Firefox is taking a one-piece-at-a-time strategy to replace the Gecko rendering engine with a modern one coded in Rust.
Mozilla’s been working on a brand new, top-secret engine. Except it’s totally not top-secret. Never was. At another company it would have been a top-secret project. At Mozilla, it’s all done out in the open.
The project is called Servo. It was started as an experiment. It’s coded in a new programming language called Rust. (Gecko is written in C++.) And it’s open source. You can totally help us make it.
Read more from the source: jensimmons.com
Firefox creates bridges to use the Firefox Dev Tools on other browsers and even mobile devices. Will it become your new workflow?
From Mozilla’s Blog:
We decided to unleash our developer tools team on the entire browser to see how we could make your lives easier.
We’ve redesigned the browser by looking at it through a completely new filter to put developers’ interests first. It’s built by developers for developers so you can debug the whole Web, allowing you to more easily build awesome Web experiences. It also integrates some powerful new tools like WebIDE and the Firefox Tools Adapter.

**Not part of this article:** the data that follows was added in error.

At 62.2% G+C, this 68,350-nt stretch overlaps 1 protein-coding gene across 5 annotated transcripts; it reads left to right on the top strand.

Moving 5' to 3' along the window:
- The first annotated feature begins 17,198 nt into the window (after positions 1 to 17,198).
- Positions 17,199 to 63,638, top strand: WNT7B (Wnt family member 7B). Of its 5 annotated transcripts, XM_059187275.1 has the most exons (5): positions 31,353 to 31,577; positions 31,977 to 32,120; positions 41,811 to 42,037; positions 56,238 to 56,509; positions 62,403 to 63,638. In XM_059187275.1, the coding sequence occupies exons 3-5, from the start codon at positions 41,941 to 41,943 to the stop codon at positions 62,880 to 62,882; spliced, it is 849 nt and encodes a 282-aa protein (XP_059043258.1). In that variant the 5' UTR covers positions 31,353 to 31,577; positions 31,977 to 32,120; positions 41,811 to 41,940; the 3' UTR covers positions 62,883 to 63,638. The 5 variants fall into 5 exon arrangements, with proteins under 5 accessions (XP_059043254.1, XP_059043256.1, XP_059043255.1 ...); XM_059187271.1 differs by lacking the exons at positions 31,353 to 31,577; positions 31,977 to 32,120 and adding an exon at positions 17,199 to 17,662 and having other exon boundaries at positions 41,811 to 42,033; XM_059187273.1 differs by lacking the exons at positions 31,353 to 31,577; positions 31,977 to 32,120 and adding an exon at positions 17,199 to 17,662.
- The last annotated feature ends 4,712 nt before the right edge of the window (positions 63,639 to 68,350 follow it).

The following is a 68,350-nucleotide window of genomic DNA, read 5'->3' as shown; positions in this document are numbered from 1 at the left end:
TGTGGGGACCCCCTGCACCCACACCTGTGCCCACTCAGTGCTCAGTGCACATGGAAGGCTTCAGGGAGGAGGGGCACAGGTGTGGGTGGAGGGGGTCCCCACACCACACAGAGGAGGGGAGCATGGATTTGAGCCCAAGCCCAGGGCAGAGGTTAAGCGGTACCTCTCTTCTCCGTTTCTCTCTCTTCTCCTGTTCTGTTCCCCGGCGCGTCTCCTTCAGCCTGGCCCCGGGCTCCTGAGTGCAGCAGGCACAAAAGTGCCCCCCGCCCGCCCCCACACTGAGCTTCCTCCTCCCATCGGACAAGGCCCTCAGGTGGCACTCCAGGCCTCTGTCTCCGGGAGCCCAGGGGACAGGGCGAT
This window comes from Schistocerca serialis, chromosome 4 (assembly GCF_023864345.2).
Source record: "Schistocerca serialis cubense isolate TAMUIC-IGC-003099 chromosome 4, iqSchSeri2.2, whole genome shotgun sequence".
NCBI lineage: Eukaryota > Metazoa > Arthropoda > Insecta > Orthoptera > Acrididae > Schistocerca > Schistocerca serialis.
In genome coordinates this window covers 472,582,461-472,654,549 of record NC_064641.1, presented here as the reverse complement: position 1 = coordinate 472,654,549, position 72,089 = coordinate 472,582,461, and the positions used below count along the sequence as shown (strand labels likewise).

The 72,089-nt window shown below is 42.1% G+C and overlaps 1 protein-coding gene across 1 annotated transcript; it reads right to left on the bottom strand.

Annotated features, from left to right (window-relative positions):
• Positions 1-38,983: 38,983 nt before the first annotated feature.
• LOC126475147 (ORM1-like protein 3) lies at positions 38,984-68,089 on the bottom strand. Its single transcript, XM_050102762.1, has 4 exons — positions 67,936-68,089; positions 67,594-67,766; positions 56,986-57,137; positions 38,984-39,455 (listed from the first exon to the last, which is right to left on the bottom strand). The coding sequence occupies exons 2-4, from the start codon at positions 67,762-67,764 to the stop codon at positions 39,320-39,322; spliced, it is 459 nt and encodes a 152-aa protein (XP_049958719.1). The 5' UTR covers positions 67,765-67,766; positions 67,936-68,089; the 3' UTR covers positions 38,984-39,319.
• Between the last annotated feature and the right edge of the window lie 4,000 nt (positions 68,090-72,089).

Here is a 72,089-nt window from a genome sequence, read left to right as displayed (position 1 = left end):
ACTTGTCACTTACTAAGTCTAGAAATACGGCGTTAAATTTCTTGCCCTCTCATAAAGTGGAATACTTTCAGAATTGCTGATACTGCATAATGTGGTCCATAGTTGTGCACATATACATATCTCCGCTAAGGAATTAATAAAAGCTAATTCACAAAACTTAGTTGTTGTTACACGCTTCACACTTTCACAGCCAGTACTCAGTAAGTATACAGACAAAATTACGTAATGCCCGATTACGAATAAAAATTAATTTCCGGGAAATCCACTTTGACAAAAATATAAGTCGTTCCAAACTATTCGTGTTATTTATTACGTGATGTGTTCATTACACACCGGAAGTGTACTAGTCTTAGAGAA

Soon, we’re going to bring you more, a lot more, in a package that you deserve as a builder for an independent Web.
Get ready to spread the word (#Fx10) or sign up for our Hacks newsletter here to be emailed as soon as the browser is available.
Read more from the source: The Mozilla Blog
Use this online test to check your server then use Firefox and set security.tls.version.min to 1
Luke Rehmann explains:
Poodlebleed is a vulnerability in the design of SSL version 3.0. Poodle is actually an acronym for Padding Oracle On Downgraded Legacy Encryption. The vulnerability allows the decryption to plaintext of secure connections. The bug was discovered by Google Security Team researcher Bodo Möller in collaboration with Thai Duong and Krzysztof Kotowicz.
Read more at poodlebleed.com
An uncertain future: Firefox implements CSS variables even though other browser vendors have not committed either way.
Craig takes a look at native CSS variables, which can now be used in Firefox 31. Has the technology become redundant before we can use it?
Preprocessors such as Sass, Less, and Stylus provide variable functionality with many other benefits.
Read more from the source: SitePoint